Grains were mixed overnight as corn and wheat came under pressure while soybeans posted modest gains. In outside markets, equity futures had a rare rally going into the morning trade while crude oil tried to maintain positive territory ahead of EIA’s inventory numbers.
Yesterday’s supply and demand report from USDA did little to reverse the trend of lower prices as government forecasters increased their expectations on old-crop supply carry-out. Corn and wheat stocks showed the biggest increase thanks to a drop in USDA’s projections for exports. Soybean crush numbers were lowered as well helping boost soybean inventories to 450 MB. The USDA also raised its forecast of 2015/16 world wheat ending stocks to 238.87 MMT, above trade estimates. The figure would be the largest in history if realized.
In overnight news, Japan announced the results of its regular wheat tender. The US garnered about a third of the deal totaling 146,000 MT while Australia and Canada factoring heavily in the offer. Russia will ban imports of corn and soybeans from the United States starting from Feb. 15, a spokesman for Russia’s agricultural watchdog, Rosselkhoznadzor, told Reuters on Wednesday. Earlier on Wednesday, the watchdog said its deputy head, Yulia Shvabauskene, had told the United States about concerns related to the phytosanitary safety of corn and soybean imports. Since September Russia imported 396,000 MT of US beans and there’s no outstanding (still to ship) sales on the US books.
European stocks rose on Wednesday, rallying after losses in Asia, as concerns about the health of banks that have hammered shares globally in recent days eased and oil prices recovered from Tuesday’s steep falls. Investors and traders awaited Congressional testimony from Federal Reserve Chair Janet Yellen for clues to the outlook for monetary policy. Sharp falls in global stocks and weak U.S. economic data have led markets to slash expectations for the pace and extent of Fed interest rate rises to follow December’s first hike in nearly a decade.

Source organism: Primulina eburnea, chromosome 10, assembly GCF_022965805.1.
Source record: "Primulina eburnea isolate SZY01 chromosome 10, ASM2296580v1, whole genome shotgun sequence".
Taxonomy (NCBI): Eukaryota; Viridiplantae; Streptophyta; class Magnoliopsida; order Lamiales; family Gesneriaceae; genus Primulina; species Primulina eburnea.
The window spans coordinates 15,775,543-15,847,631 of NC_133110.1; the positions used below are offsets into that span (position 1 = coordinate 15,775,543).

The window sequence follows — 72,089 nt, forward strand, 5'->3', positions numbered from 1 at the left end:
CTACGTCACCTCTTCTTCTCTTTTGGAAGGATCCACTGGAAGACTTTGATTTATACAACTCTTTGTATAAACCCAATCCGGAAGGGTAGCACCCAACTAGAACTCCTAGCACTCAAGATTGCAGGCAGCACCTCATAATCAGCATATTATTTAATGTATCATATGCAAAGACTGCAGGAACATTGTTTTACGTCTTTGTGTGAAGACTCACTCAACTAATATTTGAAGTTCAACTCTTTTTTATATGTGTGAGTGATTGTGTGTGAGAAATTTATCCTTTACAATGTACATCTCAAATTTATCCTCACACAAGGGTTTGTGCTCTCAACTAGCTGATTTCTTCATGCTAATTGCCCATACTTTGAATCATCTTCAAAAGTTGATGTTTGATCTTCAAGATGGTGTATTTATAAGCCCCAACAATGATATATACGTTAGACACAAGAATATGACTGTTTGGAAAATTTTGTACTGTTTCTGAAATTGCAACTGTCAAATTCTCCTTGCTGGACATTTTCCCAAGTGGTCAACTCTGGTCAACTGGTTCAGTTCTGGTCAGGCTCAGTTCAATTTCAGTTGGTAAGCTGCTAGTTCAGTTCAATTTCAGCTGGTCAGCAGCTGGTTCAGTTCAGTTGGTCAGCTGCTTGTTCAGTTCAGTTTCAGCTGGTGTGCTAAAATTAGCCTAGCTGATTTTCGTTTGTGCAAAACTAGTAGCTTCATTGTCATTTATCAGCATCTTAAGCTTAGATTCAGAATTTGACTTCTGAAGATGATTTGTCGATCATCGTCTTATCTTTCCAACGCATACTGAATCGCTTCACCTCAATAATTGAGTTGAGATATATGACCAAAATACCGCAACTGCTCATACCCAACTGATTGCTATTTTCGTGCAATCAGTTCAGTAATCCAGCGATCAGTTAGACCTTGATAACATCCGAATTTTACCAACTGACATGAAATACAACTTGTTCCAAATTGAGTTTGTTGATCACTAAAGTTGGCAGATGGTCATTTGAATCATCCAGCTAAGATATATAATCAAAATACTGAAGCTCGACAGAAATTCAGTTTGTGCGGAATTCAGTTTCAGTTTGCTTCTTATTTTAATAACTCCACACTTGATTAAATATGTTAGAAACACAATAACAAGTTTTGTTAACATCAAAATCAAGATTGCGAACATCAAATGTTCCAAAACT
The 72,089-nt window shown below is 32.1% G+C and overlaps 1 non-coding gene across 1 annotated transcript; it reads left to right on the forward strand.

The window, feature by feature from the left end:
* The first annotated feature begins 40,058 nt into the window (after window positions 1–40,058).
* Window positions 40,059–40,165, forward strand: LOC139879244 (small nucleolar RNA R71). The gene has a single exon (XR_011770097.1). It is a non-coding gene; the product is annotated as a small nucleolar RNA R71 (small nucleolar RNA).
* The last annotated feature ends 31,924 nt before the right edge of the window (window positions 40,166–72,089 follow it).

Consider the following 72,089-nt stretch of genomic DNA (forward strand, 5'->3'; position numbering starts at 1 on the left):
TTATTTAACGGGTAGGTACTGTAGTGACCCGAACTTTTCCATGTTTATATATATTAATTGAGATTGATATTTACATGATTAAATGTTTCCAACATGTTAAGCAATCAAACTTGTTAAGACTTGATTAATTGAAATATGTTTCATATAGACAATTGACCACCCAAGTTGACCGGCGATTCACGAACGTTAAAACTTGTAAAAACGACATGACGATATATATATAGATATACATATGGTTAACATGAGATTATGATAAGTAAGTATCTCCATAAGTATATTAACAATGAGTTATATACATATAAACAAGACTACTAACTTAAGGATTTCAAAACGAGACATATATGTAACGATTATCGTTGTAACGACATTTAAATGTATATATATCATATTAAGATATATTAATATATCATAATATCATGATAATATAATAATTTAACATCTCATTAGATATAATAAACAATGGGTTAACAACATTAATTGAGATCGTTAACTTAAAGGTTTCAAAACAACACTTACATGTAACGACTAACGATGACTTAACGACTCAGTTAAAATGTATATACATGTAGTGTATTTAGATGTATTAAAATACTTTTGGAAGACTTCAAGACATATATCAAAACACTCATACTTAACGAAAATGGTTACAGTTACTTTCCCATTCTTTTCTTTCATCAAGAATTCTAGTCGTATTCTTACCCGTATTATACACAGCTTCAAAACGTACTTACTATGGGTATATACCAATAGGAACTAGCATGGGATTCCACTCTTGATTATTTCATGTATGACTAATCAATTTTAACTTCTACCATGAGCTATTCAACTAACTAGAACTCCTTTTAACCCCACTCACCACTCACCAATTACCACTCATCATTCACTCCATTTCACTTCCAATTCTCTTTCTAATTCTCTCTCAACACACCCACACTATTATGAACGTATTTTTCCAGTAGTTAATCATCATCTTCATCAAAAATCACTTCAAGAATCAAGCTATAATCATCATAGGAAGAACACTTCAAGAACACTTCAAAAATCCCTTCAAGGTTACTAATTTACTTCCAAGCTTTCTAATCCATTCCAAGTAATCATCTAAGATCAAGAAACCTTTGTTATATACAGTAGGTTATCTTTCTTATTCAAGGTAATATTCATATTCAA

Oil rose on Wednesday, after having posted its third-biggest daily fall since the 2008 financial crisis the day before, supported by the possibility of major producers cooperating to tackle a supply glut that has sent prices to 12-year lows. Iran’s oil minister said Tehran was ready to negotiate with Saudi Arabia and the Kremlin’s oil tsar Igor Sechin proposed producing countries reduce output by 1 million barrels per day – without saying whether non-OPEC member Russia would cut. While traders and delegates from OPEC doubt any deal between the group and rival producers – which would be the first in over a decade – will happen, talk of it has boosted the market.
Metals drifted lower in overnight trade as gold took a break from its recent high of $1,200 an ounce, the highest since June 2015, but remains supported by safe haven demand amid tumbling stock markets and concerns over the health of global economy. Silver also pulled back overnight as the US dollar found some stability with investors waiting on fed chair Yellen’s comments today.